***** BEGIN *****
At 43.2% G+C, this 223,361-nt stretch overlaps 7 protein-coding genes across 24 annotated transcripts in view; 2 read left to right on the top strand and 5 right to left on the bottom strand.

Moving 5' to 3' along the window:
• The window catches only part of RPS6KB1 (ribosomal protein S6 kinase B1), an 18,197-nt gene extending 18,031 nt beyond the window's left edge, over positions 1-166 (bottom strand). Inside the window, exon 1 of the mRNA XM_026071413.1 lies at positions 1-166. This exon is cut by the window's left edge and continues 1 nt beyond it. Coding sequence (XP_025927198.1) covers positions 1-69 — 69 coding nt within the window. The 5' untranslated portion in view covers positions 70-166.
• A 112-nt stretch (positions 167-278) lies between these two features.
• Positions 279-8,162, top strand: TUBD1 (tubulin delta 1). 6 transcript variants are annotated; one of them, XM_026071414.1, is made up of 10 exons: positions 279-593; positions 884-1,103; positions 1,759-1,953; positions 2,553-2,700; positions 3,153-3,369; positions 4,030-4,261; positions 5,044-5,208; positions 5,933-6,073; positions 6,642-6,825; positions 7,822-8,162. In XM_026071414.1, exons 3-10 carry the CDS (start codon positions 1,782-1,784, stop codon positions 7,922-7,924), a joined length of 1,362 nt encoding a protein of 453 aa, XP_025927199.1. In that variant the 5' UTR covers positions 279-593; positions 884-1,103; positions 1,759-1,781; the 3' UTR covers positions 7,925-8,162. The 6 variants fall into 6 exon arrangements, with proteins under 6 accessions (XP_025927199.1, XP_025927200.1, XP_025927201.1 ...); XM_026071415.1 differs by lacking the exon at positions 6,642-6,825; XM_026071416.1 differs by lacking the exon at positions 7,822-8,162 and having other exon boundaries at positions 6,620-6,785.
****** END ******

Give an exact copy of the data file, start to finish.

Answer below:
At 43.2% G+C, this 223,361-nt stretch overlaps 7 protein-coding genes across 24 annotated transcripts in view; 2 read left to right on the top strand and 5 right to left on the bottom strand.

Moving 5' to 3' along the window:
• The window catches only part of RPS6KB1 (ribosomal protein S6 kinase B1), an 18,197-nt gene extending 18,031 nt beyond the window's left edge, over positions 1-166 (bottom strand). Inside the window, exon 1 of the mRNA XM_026071413.1 lies at positions 1-166. This exon is cut by the window's left edge and continues 1 nt beyond it. Coding sequence (XP_025927198.1) covers positions 1-69 — 69 coding nt within the window. The 5' untranslated portion in view covers positions 70-166.
• A 112-nt stretch (positions 167-278) lies between these two features.
• Positions 279-8,162, top strand: TUBD1 (tubulin delta 1). 6 transcript variants are annotated; one of them, XM_026071414.1, is made up of 10 exons: positions 279-593; positions 884-1,103; positions 1,759-1,953; positions 2,553-2,700; positions 3,153-3,369; positions 4,030-4,261; positions 5,044-5,208; positions 5,933-6,073; positions 6,642-6,825; positions 7,822-8,162. In XM_026071414.1, exons 3-10 carry the CDS (start codon positions 1,782-1,784, stop codon positions 7,922-7,924), a joined length of 1,362 nt encoding a protein of 453 aa, XP_025927199.1. In that variant the 5' UTR covers positions 279-593; positions 884-1,103; positions 1,759-1,781; the 3' UTR covers positions 7,925-8,162. The 6 variants fall into 6 exon arrangements, with proteins under 6 accessions (XP_025927199.1, XP_025927200.1, XP_025927201.1 ...); XM_026071415.1 differs by lacking the exon at positions 6,642-6,825; XM_026071416.1 differs by lacking the exon at positions 7,822-8,162 and having other exon boundaries at positions 6,620-6,785.